Smurfit Kappa WWF Colombia paper bags

The new WWF-branded paper bags from Smurfit Kappa

One of the world’s largest paper packaging companies, Smurfit Kappa, has announced a new alliance with the World Wildlife Fund (WWF) in Colombia aimed at improving the protectionand conservation of forestsin the country.

Under the new partnership, the two organisations will work together to restore, expand and protect forests and ecosystems that are the habitat of several species of flora and fauna.

Alvaro Jose Henao, chief executive of Smurfit Kappa Colombia, said: “We are proud to be working with WWF Colombiato protect forests, mangroves, flora and fauna in the country because we both recognise how vital they are to our existence.”

The Dublin-headquartered packaging giant, which operates in 35 countries and is a leading supplier to the fresh produce market, said this will be done in three main ways: through continued promotion of sustainable practices within the forestry industry, increased surveillance systems to crack down on illegal logging, and working closely with Colombian national parks.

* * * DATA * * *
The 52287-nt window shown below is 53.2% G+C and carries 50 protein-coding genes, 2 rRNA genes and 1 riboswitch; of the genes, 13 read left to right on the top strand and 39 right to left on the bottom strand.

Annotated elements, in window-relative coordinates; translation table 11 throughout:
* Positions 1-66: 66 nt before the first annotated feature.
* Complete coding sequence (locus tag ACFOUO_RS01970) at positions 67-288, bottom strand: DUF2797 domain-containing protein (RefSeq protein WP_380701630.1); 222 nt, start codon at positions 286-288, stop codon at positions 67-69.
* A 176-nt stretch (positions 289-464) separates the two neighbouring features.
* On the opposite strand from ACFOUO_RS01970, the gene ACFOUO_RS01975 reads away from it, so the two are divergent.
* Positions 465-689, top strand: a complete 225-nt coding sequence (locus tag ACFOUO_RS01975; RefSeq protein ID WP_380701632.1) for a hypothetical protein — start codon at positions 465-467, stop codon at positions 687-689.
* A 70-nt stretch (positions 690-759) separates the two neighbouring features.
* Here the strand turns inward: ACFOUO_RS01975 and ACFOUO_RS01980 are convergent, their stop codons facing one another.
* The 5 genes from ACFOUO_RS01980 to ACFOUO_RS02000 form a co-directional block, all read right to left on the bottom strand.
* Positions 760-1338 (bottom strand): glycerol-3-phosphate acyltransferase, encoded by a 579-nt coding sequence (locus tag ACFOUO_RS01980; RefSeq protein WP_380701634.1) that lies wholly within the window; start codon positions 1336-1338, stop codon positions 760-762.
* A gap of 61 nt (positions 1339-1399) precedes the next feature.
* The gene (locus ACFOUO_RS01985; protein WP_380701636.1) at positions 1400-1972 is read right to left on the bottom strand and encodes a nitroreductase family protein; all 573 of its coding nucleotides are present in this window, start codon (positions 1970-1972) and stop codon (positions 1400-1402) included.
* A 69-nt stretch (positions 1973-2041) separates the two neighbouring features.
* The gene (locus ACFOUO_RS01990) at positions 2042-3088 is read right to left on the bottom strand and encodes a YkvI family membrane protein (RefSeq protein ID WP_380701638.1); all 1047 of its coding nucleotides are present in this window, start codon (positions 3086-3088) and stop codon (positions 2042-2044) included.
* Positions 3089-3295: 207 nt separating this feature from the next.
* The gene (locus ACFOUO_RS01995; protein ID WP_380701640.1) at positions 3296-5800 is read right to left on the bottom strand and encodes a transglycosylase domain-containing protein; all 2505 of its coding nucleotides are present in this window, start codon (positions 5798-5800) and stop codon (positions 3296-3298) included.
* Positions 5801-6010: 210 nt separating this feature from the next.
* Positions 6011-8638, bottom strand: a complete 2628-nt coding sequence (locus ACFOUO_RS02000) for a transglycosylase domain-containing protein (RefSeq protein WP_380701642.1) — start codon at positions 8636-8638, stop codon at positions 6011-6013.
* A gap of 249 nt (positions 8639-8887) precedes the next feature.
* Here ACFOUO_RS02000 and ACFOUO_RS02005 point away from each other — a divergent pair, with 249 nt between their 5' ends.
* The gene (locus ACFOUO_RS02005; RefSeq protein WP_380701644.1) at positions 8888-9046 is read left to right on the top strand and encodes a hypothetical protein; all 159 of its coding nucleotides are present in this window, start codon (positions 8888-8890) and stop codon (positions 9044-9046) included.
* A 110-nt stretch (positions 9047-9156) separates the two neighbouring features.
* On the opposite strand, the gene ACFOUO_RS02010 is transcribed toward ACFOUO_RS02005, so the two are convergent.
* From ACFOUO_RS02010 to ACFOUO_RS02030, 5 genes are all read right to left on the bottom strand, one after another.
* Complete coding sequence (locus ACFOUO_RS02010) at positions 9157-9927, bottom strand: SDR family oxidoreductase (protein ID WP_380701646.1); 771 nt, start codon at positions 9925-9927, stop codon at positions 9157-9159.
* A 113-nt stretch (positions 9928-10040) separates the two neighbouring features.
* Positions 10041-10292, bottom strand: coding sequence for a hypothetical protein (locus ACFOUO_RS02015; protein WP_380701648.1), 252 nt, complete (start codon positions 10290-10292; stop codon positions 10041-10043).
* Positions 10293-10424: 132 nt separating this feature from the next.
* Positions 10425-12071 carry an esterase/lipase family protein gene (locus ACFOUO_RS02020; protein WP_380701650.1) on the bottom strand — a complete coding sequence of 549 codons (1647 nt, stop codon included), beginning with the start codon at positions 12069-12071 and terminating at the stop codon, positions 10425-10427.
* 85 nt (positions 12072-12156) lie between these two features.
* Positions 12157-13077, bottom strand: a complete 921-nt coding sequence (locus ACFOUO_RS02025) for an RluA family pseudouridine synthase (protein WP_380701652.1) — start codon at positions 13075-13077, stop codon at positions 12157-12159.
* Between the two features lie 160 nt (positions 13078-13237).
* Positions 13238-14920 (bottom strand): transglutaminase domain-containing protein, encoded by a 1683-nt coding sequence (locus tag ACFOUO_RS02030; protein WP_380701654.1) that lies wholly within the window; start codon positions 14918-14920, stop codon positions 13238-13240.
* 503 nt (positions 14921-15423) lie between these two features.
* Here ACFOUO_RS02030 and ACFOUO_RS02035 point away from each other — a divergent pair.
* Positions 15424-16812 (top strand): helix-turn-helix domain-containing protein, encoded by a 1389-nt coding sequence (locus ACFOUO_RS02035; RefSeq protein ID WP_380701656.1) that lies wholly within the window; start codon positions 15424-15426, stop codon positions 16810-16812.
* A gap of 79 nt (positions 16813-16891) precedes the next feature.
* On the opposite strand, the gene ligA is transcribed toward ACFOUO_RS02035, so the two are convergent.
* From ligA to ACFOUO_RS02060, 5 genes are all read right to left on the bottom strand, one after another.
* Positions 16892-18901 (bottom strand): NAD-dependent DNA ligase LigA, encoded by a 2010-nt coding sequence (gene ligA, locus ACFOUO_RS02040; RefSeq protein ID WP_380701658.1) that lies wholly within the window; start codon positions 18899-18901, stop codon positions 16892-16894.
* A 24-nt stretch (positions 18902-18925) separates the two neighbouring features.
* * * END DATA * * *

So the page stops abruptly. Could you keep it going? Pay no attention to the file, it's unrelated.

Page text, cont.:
More than half of the South American country is covered by forests and Smurfit Kappa has forestry of 68,000 hectares, of which 43,000 are renewable commercial plantations and the remainder are protected natural forests, it said. There are 41 endangered species, including the Andean bear, in the Colombian natural forests that Smurfit Kappa is the custodian of.

Its partnership will see the use of WWF’s iconic panda on commercial paper bags produced by Smurfit Kappa Colombia.

The company said its paper bags, which are manufactured using virgin paper from renewable wood sourced from commercial forestry plantations, are 100 per cent recyclable and biodegradable and have FSCcertification.

Commenting on the new alliance, Sandra Valenzuela, COO of WWF Colombia, said: “Since 1961, the WWF has worked to develop innovative solutions that protect people, communities and wildlife so we are delighted to have formed this partnership with Smurfit Kappa Colombia.”

WWF is one of the leading global conservation organisations with six million members and operations in more than 120 countries across the world.